Last weekend I visited the Lust Road entrance of the Lake Apopka Wildlife Drive. I had intended to do the drive, but I ended up spending the morning just walking around photographing the little birds at the gate. The Ash-throated Flycatcher is back this year, and he posed nice and close…
All morning I heard the happy calls of American Goldfinches. There was a small flock of them gathered in the grass. They haven’t turned their pretty bright yellow yet, so they blend in easily to the vegetation.
As I was stalking goldfinches, I spotted this photogenic little Palm Warbler. He seemed to know that he was beautiful in the golden morning light.
The Lust Road gate is a great place to look for sparrows. My first bird of the morning was a Swamp Sparrow…
I spotted a Grasshopper Sparrow, but he stayed deep in the bushes. Unlike this Savannah Sparrow…
I heard the Painted Buntings before I saw them. I then spotted a couple of greenies and a male. The male didn’t want to pose for the camera but the greenie’s feathers sure did glisten in the morning light. :)
The wind started to pick up and I began packing up my camera. A cute little Blue-gray Gnatcatcher popped out to say goodbye . I’ll never get tired of photographing these tiny clowns. This guys is starting to show the dark line on his face that’s part of his breeding plumage. That’s a sign that spring is on its way!!
It was my last morning of my Christmas vacation. The first sunny day in a week. I went to the Orlando Wetlands hoping for Roseate Spoonbills and a sunrise like this…
But sadly, I encountered a very different sight – a mud flat! I didn’t realize that they are de-mucking one of the best cells in the wetlands as part of a wetlands renovation project. It’s valuable work that isn’t particularly photogenic…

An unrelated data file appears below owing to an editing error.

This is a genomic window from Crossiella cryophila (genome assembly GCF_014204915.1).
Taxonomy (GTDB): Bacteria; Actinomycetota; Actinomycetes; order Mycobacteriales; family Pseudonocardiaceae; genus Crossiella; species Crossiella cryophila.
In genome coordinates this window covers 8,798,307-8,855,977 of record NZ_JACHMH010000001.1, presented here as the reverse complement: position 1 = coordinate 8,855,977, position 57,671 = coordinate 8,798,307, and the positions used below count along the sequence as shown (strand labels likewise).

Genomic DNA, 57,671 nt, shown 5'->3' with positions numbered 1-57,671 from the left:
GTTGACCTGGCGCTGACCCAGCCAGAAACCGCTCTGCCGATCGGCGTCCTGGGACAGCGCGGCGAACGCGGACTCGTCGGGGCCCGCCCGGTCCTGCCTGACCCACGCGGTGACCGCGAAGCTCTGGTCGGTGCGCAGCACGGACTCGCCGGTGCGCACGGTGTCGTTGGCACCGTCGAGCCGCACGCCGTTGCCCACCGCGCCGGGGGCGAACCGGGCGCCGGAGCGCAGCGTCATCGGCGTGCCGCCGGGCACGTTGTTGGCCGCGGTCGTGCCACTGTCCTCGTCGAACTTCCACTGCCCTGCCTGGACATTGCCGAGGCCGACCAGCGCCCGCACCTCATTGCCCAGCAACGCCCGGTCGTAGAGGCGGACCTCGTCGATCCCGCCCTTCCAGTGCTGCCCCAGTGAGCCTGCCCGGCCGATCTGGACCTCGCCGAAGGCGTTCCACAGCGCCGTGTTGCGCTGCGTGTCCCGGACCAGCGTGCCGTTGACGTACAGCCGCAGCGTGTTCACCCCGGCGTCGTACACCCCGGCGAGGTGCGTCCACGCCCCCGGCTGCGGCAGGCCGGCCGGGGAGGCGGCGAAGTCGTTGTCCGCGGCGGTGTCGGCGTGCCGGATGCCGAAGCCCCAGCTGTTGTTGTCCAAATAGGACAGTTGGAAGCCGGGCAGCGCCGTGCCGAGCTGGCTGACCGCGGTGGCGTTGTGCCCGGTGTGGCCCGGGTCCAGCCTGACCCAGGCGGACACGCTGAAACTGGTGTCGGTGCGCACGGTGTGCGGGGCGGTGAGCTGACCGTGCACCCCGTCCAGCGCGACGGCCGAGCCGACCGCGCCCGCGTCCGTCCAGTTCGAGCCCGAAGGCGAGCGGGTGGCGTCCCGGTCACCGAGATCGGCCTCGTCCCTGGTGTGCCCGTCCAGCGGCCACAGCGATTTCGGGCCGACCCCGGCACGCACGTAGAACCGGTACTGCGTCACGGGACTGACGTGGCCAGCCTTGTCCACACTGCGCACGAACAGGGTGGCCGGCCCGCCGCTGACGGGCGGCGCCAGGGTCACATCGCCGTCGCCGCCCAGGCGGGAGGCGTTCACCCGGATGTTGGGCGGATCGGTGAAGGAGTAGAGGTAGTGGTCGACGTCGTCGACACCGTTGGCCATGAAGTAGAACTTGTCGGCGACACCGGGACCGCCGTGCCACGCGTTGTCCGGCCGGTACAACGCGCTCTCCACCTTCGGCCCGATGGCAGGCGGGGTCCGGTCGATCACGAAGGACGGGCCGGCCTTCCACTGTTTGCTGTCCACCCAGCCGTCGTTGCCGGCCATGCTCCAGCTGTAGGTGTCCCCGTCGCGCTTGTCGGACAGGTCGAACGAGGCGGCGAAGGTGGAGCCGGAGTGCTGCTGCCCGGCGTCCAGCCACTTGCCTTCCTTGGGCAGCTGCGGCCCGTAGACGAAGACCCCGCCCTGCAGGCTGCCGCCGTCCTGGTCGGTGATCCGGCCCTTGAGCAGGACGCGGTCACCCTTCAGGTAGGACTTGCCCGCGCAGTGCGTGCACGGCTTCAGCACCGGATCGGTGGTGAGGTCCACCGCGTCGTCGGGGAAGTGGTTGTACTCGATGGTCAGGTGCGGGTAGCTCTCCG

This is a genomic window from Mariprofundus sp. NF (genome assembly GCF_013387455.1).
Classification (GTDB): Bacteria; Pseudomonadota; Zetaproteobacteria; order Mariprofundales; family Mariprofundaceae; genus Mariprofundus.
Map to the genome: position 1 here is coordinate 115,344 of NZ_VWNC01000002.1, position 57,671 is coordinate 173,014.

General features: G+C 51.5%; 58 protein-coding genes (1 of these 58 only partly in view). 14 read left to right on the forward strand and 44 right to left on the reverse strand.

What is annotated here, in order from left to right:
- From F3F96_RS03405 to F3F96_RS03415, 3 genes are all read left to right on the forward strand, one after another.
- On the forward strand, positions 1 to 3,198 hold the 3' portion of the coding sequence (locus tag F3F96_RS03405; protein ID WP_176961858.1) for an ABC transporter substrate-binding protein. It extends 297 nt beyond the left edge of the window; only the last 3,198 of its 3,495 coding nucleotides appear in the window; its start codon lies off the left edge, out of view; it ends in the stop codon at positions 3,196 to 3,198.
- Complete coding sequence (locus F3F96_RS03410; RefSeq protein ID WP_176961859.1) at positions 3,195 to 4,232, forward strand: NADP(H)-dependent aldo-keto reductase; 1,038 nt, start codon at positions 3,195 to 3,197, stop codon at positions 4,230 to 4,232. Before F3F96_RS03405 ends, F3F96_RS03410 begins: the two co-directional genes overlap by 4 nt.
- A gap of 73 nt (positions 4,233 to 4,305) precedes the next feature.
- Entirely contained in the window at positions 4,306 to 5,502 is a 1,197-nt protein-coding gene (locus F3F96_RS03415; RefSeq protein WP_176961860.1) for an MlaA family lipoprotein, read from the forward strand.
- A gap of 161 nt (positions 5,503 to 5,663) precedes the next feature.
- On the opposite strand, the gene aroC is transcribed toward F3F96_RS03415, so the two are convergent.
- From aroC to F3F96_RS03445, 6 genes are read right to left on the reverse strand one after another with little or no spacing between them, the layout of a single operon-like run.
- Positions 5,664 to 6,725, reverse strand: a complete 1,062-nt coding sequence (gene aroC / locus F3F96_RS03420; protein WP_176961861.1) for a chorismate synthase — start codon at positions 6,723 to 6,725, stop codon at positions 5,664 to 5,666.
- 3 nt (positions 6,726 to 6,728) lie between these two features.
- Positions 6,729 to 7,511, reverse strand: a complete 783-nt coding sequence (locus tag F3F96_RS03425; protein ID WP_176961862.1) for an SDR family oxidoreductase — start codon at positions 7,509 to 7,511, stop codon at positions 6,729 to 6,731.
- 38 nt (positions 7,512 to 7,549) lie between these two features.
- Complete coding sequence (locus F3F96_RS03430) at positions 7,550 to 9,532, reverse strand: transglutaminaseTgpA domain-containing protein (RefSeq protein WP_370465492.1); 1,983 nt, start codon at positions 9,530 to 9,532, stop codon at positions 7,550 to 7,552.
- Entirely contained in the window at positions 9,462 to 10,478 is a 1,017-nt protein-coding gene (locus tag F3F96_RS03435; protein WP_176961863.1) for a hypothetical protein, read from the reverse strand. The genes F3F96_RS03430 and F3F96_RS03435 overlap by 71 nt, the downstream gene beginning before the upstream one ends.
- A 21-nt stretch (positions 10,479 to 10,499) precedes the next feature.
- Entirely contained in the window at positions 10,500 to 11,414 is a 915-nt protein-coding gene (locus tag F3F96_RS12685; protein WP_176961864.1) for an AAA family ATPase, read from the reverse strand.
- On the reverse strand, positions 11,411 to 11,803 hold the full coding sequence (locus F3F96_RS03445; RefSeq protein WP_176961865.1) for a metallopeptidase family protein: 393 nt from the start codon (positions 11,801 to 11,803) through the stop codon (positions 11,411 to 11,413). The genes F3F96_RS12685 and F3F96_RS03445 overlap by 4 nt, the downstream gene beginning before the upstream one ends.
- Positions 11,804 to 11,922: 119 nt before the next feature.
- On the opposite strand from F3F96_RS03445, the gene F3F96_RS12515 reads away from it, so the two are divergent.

There was a bright side, though. It was very easy to see the Wilson’s Snipe that were hanging out in the mudflats. Usually these timid birds are harder to find and photograph out in the open.
This Glossy Ibis certainly showed off his colors in the bright morning sun.
My target bird of the morning was Roseate Spoonbill in flight. But most of the good birdy activity was on the side of the path looking straight into the sun. So I ended up walking some paths that I’ve never explored and enjoying the little birds who surprised me, like this Savannah Sparrow who perched so nicely out in the open.
I found a Great-crested Flycatcher who lurked in the depths of a distant tree and refused to be photographed. Then this Gray Catbird hopped out and said “meow!”
When I least expected it, a pair of Roseate Spoonbills flew in and landed in a tree. They are so pretty at this time of year in their bright pink and orange breeding colors. I stood watching them for a long time, hoping they would fly closer. They didn’t. But at least I got to see them!
I think I took the most pictures after I got back to my car to leave. There was a flock of American Goldfinches feeding in the tree above my car. I love their cheerful happy calls that sound like “Potato chip! Potato chip!” I love watching them hang upside down at my bird feeder, and it was fun to watch the same behaviors out in the wild.
It’s been ages since I’ve photographed a good sunset. So last week when I saw some good clouds in the western sky, I headed up to Magnolia Park to photograph the sunset over Lake Apopka. Rich came with me (smart guy, he prefers sunset photography to sunrise photography!) and we enjoyed watching the colors fade in the sky.
These images use High Dynamic Range (HDR) in post-processing to extend the tonal range of the image. The first image is a 3-image composite. The bottom photograph is a 7-image composite.
Given the cloud conditions, I was fairly happy with this last image. We left about ten minutes after sunset. But it pays to stay later, as we found out as we drove west on the way home, and found ourselves driving into a bright pink after color. It was gorgeous.
That’s the good thing about photography – there’s always something to motivate you to get out and try it again! :)